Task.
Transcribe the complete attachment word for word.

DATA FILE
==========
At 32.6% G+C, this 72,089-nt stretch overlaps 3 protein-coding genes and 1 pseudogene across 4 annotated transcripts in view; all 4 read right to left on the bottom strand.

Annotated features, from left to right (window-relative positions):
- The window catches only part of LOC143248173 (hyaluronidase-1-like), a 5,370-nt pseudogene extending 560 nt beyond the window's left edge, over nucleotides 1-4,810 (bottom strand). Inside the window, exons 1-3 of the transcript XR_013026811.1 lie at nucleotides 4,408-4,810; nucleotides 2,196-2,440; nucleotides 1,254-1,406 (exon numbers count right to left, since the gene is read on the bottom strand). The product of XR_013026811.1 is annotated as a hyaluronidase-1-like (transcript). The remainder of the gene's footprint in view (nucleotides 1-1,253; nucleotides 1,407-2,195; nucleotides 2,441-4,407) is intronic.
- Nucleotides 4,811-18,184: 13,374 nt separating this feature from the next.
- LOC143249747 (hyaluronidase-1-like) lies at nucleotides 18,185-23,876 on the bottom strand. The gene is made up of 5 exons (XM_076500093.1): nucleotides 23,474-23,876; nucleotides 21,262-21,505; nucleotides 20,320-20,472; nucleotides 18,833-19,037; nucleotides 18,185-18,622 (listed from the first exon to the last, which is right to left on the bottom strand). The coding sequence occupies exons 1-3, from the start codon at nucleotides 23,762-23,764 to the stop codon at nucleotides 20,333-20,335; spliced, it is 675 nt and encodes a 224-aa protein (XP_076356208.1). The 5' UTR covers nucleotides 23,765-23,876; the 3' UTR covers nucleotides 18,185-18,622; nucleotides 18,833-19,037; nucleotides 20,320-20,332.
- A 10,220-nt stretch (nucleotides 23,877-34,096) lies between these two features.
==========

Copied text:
At 32.6% G+C, this 72,089-nt stretch overlaps 3 protein-coding genes and 1 pseudogene across 4 annotated transcripts in view; all 4 read right to left on the bottom strand.

Annotated features, from left to right (window-relative positions):
- The window catches only part of LOC143248173 (hyaluronidase-1-like), a 5,370-nt pseudogene extending 560 nt beyond the window's left edge, over nucleotides 1-4,810 (bottom strand). Inside the window, exons 1-3 of the transcript XR_013026811.1 lie at nucleotides 4,408-4,810; nucleotides 2,196-2,440; nucleotides 1,254-1,406 (exon numbers count right to left, since the gene is read on the bottom strand). The product of XR_013026811.1 is annotated as a hyaluronidase-1-like (transcript). The remainder of the gene's footprint in view (nucleotides 1-1,253; nucleotides 1,407-2,195; nucleotides 2,441-4,407) is intronic.
- Nucleotides 4,811-18,184: 13,374 nt separating this feature from the next.
- LOC143249747 (hyaluronidase-1-like) lies at nucleotides 18,185-23,876 on the bottom strand. The gene is made up of 5 exons (XM_076500093.1): nucleotides 23,474-23,876; nucleotides 21,262-21,505; nucleotides 20,320-20,472; nucleotides 18,833-19,037; nucleotides 18,185-18,622 (listed from the first exon to the last, which is right to left on the bottom strand). The coding sequence occupies exons 1-3, from the start codon at nucleotides 23,762-23,764 to the stop codon at nucleotides 20,333-20,335; spliced, it is 675 nt and encodes a 224-aa protein (XP_076356208.1). The 5' UTR covers nucleotides 23,765-23,876; the 3' UTR covers nucleotides 18,185-18,622; nucleotides 18,833-19,037; nucleotides 20,320-20,332.
- A 10,220-nt stretch (nucleotides 23,877-34,096) lies between these two features.